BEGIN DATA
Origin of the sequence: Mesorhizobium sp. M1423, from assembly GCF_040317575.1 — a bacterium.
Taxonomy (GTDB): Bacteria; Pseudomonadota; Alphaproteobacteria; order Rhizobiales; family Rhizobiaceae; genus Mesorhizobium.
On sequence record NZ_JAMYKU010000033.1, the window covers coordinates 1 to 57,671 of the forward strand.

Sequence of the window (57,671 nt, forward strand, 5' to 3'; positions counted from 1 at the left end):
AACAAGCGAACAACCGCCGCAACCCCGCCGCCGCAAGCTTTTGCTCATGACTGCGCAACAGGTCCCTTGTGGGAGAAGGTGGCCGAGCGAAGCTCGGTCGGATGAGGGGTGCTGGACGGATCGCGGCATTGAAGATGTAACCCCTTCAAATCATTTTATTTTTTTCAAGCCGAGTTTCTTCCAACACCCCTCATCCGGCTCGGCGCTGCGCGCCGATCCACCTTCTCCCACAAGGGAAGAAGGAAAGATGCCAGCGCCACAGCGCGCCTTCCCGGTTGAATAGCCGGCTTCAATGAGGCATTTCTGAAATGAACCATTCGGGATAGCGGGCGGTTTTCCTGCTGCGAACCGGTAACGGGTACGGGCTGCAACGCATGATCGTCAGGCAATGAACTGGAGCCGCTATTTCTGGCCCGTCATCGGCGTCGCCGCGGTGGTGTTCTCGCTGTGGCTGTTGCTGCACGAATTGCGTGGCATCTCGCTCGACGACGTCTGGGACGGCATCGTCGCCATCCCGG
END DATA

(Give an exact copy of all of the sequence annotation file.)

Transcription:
Origin of the sequence: Mesorhizobium sp. M1423, from assembly GCF_040317575.1 — a bacterium.
Taxonomy (GTDB): Bacteria; Pseudomonadota; Alphaproteobacteria; order Rhizobiales; family Rhizobiaceae; genus Mesorhizobium.
On sequence record NZ_JAMYKU010000033.1, the window covers coordinates 1 to 57,671 of the forward strand.

Sequence of the window (57,671 nt, forward strand, 5' to 3'; positions counted from 1 at the left end):
AACAAGCGAACAACCGCCGCAACCCCGCCGCCGCAAGCTTTTGCTCATGACTGCGCAACAGGTCCCTTGTGGGAGAAGGTGGCCGAGCGAAGCTCGGTCGGATGAGGGGTGCTGGACGGATCGCGGCATTGAAGATGTAACCCCTTCAAATCATTTTATTTTTTTCAAGCCGAGTTTCTTCCAACACCCCTCATCCGGCTCGGCGCTGCGCGCCGATCCACCTTCTCCCACAAGGGAAGAAGGAAAGATGCCAGCGCCACAGCGCGCCTTCCCGGTTGAATAGCCGGCTTCAATGAGGCATTTCTGAAATGAACCATTCGGGATAGCGGGCGGTTTTCCTGCTGCGAACCGGTAACGGGTACGGGCTGCAACGCATGATCGTCAGGCAATGAACTGGAGCCGCTATTTCTGGCCCGTCATCGGCGTCGCCGCGGTGGTGTTCTCGCTGTGGCTGTTGCTGCACGAATTGCGTGGCATCTCGCTCGACGACGTCTGGGACGGCATCGTCGCCATCCCGG